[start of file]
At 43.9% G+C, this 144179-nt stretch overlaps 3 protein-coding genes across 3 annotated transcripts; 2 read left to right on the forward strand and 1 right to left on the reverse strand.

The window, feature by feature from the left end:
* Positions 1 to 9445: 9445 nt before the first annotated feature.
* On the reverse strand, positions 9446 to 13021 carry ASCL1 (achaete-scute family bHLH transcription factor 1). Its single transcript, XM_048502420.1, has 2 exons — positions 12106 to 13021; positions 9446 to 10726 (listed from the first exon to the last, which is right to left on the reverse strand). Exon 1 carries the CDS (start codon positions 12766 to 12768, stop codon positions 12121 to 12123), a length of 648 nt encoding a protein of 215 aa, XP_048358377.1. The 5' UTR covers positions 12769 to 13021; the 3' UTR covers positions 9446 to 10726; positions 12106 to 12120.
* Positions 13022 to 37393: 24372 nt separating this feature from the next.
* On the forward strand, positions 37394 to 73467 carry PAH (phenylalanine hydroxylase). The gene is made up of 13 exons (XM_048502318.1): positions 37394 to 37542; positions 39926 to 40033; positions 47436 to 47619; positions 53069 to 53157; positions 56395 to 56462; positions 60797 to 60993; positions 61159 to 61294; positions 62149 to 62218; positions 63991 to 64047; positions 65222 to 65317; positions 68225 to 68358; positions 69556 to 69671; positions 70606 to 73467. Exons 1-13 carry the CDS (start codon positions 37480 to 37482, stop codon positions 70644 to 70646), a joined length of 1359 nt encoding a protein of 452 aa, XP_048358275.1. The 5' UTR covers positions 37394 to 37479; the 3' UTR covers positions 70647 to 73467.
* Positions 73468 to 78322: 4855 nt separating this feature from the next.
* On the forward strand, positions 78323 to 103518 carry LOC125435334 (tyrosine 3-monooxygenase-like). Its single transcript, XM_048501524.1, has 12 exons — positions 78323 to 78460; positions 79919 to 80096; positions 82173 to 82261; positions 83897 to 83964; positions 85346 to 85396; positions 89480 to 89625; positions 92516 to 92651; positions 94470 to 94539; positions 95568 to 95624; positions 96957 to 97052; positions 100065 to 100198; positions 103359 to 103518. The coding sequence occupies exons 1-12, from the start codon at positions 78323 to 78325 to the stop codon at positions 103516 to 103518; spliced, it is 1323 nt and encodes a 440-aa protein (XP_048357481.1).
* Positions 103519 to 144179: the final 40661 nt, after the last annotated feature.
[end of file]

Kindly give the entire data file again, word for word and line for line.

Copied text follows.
At 43.9% G+C, this 144179-nt stretch overlaps 3 protein-coding genes across 3 annotated transcripts; 2 read left to right on the forward strand and 1 right to left on the reverse strand.

The window, feature by feature from the left end:
* Positions 1 to 9445: 9445 nt before the first annotated feature.
* On the reverse strand, positions 9446 to 13021 carry ASCL1 (achaete-scute family bHLH transcription factor 1). Its single transcript, XM_048502420.1, has 2 exons — positions 12106 to 13021; positions 9446 to 10726 (listed from the first exon to the last, which is right to left on the reverse strand). Exon 1 carries the CDS (start codon positions 12766 to 12768, stop codon positions 12121 to 12123), a length of 648 nt encoding a protein of 215 aa, XP_048358377.1. The 5' UTR covers positions 12769 to 13021; the 3' UTR covers positions 9446 to 10726; positions 12106 to 12120.
* Positions 13022 to 37393: 24372 nt separating this feature from the next.
* On the forward strand, positions 37394 to 73467 carry PAH (phenylalanine hydroxylase). The gene is made up of 13 exons (XM_048502318.1): positions 37394 to 37542; positions 39926 to 40033; positions 47436 to 47619; positions 53069 to 53157; positions 56395 to 56462; positions 60797 to 60993; positions 61159 to 61294; positions 62149 to 62218; positions 63991 to 64047; positions 65222 to 65317; positions 68225 to 68358; positions 69556 to 69671; positions 70606 to 73467. Exons 1-13 carry the CDS (start codon positions 37480 to 37482, stop codon positions 70644 to 70646), a joined length of 1359 nt encoding a protein of 452 aa, XP_048358275.1. The 5' UTR covers positions 37394 to 37479; the 3' UTR covers positions 70647 to 73467.
* Positions 73468 to 78322: 4855 nt separating this feature from the next.
* On the forward strand, positions 78323 to 103518 carry LOC125435334 (tyrosine 3-monooxygenase-like). Its single transcript, XM_048501524.1, has 12 exons — positions 78323 to 78460; positions 79919 to 80096; positions 82173 to 82261; positions 83897 to 83964; positions 85346 to 85396; positions 89480 to 89625; positions 92516 to 92651; positions 94470 to 94539; positions 95568 to 95624; positions 96957 to 97052; positions 100065 to 100198; positions 103359 to 103518. The coding sequence occupies exons 1-12, from the start codon at positions 78323 to 78325 to the stop codon at positions 103516 to 103518; spliced, it is 1323 nt and encodes a 440-aa protein (XP_048357481.1).
* Positions 103519 to 144179: the final 40661 nt, after the last annotated feature.